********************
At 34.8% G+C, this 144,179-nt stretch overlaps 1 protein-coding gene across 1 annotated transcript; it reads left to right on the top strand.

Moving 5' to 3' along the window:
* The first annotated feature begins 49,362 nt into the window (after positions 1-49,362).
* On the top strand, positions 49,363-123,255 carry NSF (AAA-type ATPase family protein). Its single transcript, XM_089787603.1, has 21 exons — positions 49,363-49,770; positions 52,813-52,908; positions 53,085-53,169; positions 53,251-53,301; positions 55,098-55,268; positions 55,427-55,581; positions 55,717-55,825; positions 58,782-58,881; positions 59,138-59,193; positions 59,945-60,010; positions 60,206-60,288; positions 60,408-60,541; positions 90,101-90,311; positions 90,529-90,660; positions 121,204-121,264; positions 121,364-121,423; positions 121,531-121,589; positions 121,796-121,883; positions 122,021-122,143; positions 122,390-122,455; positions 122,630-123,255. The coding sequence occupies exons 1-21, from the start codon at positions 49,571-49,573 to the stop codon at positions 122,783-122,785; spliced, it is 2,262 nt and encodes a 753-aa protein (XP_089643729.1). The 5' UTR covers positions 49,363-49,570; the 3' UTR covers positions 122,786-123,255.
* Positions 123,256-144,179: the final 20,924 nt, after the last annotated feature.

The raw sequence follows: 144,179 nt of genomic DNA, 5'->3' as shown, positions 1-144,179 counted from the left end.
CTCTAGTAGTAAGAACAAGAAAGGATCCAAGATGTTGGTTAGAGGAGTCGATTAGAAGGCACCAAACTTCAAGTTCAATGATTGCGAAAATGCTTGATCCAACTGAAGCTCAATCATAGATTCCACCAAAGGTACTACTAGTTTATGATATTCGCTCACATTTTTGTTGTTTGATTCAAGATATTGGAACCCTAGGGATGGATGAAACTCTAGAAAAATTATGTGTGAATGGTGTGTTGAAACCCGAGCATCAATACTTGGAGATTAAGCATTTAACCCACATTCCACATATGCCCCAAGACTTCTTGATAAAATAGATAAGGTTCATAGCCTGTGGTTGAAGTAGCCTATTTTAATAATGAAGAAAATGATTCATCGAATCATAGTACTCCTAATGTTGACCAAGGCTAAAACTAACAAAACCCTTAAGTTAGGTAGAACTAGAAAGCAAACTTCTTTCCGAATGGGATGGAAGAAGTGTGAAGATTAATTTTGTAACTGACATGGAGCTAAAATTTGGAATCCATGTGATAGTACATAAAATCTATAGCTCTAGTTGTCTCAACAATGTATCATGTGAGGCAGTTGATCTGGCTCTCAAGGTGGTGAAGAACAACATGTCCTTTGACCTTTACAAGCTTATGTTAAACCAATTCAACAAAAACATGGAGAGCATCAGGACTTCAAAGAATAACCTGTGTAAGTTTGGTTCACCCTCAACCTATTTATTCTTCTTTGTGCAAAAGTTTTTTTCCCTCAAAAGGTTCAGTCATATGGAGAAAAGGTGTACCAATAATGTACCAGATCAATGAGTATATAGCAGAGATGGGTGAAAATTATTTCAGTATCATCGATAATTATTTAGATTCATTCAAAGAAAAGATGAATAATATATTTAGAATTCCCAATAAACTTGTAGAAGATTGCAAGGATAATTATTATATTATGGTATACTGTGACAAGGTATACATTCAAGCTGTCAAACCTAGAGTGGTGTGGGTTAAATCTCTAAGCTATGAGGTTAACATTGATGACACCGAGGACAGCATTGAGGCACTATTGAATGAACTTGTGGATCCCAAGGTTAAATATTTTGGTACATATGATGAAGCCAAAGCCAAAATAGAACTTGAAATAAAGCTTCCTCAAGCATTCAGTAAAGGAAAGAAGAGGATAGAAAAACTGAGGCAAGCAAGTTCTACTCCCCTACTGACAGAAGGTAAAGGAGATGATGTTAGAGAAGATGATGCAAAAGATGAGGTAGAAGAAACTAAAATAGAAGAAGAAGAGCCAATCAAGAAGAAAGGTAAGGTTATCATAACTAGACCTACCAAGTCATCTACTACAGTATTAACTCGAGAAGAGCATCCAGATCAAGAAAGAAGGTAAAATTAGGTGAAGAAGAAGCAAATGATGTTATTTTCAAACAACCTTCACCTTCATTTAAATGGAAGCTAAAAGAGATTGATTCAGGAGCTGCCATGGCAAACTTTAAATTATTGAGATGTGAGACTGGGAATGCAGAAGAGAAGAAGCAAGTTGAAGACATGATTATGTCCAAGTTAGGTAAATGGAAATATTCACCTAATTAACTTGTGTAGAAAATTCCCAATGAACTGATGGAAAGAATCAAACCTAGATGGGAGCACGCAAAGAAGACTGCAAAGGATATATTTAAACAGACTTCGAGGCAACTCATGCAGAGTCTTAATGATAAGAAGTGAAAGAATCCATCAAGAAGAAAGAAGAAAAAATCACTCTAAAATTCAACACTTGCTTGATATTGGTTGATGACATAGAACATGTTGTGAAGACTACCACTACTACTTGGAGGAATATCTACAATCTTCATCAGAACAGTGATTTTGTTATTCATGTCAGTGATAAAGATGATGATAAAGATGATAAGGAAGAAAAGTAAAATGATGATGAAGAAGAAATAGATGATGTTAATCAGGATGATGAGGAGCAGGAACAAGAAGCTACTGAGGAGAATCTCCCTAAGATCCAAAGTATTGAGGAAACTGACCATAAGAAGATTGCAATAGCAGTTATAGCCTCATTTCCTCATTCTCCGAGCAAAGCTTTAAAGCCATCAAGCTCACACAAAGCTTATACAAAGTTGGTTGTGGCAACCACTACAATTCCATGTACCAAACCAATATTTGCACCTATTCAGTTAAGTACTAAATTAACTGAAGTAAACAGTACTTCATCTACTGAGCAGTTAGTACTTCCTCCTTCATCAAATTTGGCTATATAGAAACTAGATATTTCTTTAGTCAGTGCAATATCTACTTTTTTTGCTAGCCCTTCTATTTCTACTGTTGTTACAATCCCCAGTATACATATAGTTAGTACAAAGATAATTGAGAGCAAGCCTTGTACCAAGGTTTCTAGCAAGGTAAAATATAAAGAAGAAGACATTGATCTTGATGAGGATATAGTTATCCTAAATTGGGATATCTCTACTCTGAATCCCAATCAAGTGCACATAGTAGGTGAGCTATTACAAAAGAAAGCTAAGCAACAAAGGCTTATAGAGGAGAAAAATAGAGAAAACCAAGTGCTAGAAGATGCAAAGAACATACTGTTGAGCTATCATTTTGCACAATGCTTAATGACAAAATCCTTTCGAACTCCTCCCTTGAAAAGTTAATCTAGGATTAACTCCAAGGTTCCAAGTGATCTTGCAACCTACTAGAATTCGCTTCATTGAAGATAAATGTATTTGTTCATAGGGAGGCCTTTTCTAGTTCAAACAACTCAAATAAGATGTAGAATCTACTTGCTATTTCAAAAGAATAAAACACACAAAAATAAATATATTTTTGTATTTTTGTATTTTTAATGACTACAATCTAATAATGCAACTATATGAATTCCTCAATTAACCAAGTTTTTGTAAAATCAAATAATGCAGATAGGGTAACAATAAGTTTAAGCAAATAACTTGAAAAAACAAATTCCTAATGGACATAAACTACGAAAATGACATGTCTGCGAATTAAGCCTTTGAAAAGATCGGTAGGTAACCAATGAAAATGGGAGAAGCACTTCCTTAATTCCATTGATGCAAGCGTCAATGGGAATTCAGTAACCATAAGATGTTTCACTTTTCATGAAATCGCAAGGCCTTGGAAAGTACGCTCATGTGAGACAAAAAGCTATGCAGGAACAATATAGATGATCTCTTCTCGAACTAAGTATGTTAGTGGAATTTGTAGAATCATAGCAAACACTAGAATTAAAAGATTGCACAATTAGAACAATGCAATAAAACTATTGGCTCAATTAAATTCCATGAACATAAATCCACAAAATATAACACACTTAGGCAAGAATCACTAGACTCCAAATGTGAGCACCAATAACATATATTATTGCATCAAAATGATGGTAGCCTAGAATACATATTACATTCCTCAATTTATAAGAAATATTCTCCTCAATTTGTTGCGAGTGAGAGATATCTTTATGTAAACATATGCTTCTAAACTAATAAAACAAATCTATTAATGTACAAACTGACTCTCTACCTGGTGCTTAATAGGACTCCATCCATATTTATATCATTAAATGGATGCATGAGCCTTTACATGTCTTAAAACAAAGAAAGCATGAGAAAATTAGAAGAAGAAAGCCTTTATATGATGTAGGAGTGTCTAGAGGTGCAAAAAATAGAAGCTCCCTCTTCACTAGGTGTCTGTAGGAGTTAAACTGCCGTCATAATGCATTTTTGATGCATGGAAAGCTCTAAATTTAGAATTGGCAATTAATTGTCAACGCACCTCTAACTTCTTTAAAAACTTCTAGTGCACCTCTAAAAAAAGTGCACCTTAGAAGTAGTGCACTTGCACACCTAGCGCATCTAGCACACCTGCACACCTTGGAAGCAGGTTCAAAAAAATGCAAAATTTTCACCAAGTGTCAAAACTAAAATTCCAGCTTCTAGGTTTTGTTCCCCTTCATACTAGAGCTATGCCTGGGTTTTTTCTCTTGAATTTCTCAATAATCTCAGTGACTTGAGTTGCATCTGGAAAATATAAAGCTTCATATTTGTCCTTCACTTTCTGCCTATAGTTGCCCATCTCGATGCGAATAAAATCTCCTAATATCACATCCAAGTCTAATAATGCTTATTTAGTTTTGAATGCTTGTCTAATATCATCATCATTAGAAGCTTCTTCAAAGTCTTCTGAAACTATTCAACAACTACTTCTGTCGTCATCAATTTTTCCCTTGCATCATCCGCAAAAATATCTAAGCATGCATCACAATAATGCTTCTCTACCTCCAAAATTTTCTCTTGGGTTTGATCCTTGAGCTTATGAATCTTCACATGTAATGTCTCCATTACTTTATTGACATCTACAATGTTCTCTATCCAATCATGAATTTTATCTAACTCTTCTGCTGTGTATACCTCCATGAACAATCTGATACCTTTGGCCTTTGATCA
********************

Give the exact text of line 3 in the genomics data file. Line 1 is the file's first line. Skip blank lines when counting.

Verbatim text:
* The first annotated feature begins 49,362 nt into the window (after positions 1-49,362).